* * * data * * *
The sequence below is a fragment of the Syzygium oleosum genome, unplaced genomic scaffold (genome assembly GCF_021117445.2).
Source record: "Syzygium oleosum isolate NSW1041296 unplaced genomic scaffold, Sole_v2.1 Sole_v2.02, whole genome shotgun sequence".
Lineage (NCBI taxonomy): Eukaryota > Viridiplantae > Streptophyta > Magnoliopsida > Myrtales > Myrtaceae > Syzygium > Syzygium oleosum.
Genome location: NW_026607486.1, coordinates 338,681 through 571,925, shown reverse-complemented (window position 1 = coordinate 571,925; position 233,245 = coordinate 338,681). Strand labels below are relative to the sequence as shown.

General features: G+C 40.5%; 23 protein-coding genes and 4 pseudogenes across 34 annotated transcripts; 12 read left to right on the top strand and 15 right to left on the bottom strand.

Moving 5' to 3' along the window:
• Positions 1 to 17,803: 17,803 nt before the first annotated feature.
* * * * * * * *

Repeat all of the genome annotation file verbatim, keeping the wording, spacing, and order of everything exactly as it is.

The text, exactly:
The sequence below is a fragment of the Syzygium oleosum genome, unplaced genomic scaffold (genome assembly GCF_021117445.2).
Source record: "Syzygium oleosum isolate NSW1041296 unplaced genomic scaffold, Sole_v2.1 Sole_v2.02, whole genome shotgun sequence".
Lineage (NCBI taxonomy): Eukaryota > Viridiplantae > Streptophyta > Magnoliopsida > Myrtales > Myrtaceae > Syzygium > Syzygium oleosum.
Genome location: NW_026607486.1, coordinates 338,681 through 571,925, shown reverse-complemented (window position 1 = coordinate 571,925; position 233,245 = coordinate 338,681). Strand labels below are relative to the sequence as shown.

General features: G+C 40.5%; 23 protein-coding genes and 4 pseudogenes across 34 annotated transcripts; 12 read left to right on the top strand and 15 right to left on the bottom strand.

Moving 5' to 3' along the window:
• Positions 1 to 17,803: 17,803 nt before the first annotated feature.